She sat across the table thumbing at the handle of her cup of espresso, reading over the local news paper, a school graduation, a street rezoned. I stare over her shoulder at the men across the street sorting out tree branch from power line up in a crane. I want to tell her about how as a kid, there were two trees in my front lawn, and only one of them I could climb to get above it all. I want to tell her about how when I finally started wearing jeans instead of sweatpants to school, how sad I was when the men came to cut the lowest branch off so the cars could park , the first arm hold, and it wasn’t that I could no longer climb the tree that got me, it was that I was embarrassed for the tree, looking all awkward without its missing limbs, abandoned circles cut out. It looked like it could never fully yawn.
I want to tell her how as a kid, at the start of every soccer game, I had a ceremony where I would eat a blade of grass because I thought it got me more in touch with the field. Maybe about how I felt like more than winning every game, if I could get every kid on the team to score in the season, then the record didn’t matter to me. Or about how I took a punch to the kidney that bruised and hurt for a week because I didn’t want to watch Josh Martin shove Christopher Henry into the bushes anymore just because he was slower than everyone else.
I want to tell her about the year the cicadas came out and left their shells everywhere and Jeff Harris across the street used to cook them on the grill and talk about how much protein each one had. There were so many shells that the sidewalks were covered and the lawns and the trunks of trees got piles around them and I used to try to avoid stepping on them on the way to school because it seemed disrespectful. All the other boys would stomp on them for the crunch they made.
I want to tell her about how every time I heard a fight in the kitchen over homework or boyfriends or work schedules or just because people fight, I would hide in my room and put my arms around the dog petting her telling her it’ll be ok. They’re just upset. It’ll be ok. And Molly would look up at me telling me the same things and then I couldn’t hear the shouting as loud.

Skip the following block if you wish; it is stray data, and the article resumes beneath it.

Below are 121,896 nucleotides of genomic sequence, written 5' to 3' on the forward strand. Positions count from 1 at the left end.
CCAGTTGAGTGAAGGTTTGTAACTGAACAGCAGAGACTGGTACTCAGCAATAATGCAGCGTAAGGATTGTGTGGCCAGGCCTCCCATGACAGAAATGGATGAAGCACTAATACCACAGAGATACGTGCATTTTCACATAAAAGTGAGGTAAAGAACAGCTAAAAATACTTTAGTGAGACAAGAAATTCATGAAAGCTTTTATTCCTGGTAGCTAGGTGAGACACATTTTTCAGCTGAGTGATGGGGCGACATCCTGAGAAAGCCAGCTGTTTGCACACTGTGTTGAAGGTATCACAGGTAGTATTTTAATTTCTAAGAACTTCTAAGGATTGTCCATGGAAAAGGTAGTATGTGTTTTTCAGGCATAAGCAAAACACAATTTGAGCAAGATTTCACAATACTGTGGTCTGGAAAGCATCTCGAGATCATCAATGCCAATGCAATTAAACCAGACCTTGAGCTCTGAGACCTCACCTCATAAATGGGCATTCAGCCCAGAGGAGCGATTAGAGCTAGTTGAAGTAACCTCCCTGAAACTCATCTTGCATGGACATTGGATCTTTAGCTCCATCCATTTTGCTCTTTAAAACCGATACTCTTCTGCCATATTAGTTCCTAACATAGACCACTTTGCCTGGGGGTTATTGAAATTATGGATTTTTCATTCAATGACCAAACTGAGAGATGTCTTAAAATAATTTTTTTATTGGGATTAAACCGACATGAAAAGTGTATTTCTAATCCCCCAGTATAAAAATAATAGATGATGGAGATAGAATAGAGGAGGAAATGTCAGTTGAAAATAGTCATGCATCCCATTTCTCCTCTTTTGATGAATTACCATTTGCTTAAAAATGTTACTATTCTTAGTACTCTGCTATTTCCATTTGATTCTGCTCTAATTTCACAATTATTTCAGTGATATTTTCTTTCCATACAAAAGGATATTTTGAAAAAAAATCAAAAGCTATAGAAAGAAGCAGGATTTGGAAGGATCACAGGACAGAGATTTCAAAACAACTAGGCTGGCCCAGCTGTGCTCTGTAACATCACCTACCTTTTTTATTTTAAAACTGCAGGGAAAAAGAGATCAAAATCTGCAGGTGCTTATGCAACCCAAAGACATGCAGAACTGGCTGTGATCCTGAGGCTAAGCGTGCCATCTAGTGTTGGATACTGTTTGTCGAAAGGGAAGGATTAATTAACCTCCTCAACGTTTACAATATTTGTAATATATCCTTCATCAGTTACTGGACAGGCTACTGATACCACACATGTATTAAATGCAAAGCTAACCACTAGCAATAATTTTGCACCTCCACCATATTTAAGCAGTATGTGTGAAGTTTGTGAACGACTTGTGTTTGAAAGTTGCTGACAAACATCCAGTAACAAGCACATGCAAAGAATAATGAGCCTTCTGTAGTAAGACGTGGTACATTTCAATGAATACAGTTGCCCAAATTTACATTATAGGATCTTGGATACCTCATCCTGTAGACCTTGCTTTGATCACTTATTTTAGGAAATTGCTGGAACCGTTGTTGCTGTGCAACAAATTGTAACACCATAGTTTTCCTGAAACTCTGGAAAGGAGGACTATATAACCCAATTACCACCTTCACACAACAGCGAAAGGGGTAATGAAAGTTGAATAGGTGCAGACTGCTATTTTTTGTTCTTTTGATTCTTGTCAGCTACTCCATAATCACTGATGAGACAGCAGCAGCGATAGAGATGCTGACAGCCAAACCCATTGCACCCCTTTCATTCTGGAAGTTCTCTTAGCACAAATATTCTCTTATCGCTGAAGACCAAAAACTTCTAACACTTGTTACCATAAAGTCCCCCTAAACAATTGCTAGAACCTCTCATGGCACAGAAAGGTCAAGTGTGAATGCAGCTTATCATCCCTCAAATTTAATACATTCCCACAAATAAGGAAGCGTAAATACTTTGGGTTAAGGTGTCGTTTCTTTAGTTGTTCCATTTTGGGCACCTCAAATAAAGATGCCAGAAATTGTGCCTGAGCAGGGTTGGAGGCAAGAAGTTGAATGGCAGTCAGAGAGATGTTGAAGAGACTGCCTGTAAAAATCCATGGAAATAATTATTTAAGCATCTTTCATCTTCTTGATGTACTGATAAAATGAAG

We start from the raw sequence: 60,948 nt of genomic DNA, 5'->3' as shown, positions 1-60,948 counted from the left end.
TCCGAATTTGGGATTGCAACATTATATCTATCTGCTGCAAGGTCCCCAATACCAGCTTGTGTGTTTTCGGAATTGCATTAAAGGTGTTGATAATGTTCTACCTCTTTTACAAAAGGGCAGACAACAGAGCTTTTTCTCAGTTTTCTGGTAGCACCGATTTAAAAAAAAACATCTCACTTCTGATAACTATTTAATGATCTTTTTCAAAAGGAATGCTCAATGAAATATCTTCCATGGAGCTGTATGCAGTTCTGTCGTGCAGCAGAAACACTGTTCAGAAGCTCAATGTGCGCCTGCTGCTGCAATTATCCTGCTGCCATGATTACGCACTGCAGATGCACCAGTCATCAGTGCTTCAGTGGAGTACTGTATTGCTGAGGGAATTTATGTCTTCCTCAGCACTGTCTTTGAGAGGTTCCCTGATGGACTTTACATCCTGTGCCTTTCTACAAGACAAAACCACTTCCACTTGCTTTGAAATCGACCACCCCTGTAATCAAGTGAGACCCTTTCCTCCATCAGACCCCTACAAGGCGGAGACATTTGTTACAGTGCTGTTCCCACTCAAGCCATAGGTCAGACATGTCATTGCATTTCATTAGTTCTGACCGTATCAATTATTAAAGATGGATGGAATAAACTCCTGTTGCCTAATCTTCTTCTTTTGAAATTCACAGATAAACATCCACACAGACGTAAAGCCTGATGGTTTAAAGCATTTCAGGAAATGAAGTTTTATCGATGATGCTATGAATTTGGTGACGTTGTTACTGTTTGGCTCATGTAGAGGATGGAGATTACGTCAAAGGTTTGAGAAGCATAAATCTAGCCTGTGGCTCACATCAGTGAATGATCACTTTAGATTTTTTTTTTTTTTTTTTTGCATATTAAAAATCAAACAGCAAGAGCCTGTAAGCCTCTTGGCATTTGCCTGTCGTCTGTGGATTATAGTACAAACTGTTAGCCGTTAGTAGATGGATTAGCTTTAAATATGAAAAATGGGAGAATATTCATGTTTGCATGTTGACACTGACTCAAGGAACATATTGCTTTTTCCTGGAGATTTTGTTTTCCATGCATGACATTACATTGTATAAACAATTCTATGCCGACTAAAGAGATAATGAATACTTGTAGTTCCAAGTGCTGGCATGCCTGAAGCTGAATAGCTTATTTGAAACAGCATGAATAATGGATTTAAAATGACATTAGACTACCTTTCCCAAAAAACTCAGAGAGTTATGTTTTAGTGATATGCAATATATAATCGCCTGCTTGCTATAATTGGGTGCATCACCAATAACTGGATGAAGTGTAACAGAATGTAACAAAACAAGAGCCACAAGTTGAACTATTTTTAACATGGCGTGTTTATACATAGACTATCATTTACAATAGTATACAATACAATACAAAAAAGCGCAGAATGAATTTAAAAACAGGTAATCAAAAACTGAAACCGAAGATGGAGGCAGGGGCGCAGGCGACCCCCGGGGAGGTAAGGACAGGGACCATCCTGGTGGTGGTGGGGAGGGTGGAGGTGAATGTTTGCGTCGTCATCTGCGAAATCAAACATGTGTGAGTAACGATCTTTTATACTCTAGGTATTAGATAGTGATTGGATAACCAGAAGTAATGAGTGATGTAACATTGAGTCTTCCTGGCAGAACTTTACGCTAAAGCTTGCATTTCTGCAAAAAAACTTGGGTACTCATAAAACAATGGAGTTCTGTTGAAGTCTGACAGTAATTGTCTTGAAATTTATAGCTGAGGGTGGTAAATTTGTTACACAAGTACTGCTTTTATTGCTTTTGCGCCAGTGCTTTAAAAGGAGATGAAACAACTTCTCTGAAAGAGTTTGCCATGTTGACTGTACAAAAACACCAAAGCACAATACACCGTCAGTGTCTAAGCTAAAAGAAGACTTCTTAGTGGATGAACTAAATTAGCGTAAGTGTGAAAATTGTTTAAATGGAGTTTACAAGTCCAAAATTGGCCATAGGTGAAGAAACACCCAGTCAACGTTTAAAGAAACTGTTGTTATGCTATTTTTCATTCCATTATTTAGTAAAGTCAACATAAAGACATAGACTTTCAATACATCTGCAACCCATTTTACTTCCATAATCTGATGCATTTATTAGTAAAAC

I want her to know about how Eve Winnepe would take off her shoes in math class and how much it bothered me because I didn’t think the teacher would like it, and then I started to realize just how long her feet were and how they didn’t have any veins like mine and I would watch the way she moved her toes and it didn’t bother me anymore. And then how bad I felt when I did bad on those math tests.
I want her to know about the time that I first realized that sadness was temporary and that we often need to remind each other of that.
I ask if she sees anything interesting in the paper. She says the town council is debating whether or not a Lane Bryant should be put in on River Street. She says people are worried that it would detract from the artist district around River Street and how they don’t want anything so corporate.
I want her to see my sister crying at the kitchen table and how she never made any sense and I never knew what to say so I’d just sit with her and let her cry. She’d talk sometimes and then would keep talking and talking and I’d just watch and let Molly tell her it’d all be ok. But I’d sit and even after she left to go upstairs and close her door, I’d still sit and I’d see that she wouldn’t brush her teeth but I wouldn’t tell anyone.
I wish I didn’t remember when Eric Lansing took Beth Kobie home after fixing her his special drink and how much I liked Beth Kobie. She wore a prairie dress in the school play and I thought she looked like the most beautiful woman who ever walked. I left flowers on her locker and wanted her to go see The Truman Show with me one weekend but she said she couldn’t and I saw Eric take her in his car and the next morning how Beth didn’t wake up. Or about the bleach, or the roulette, or how hard grace is to find.
Maybe I’d tell her about the time my sister picked me up from an Indiana jail cell at three a.m. because I gave the cops her number as my legal guardian. She went with it and drove me home. We picked up donuts on the way back and I bought her a cup of coffee with the change in our parents’ car to say thank you. She never mentioned it again.
I want her to know about test after test after test and how it all opens to light. I want to tell her about how I’d walk barefoot in the park by my apartment complex in New York every autumn just to feel the crunch of leaves under my toes. Or about how big the sky gets anytime you head south and how vast horizons over oceans are. I wish I could just show her a morning without an alarm clock or how good it is to lock the door and rumple the sheets.
But I end up saying something like Yeah, but I bet all the revenue something corporate would bring in would be good for taxes. She empties her cup and asks me if I’m ready. I start to get up but then say In a second. I have to tell you about the two trees in my front yard.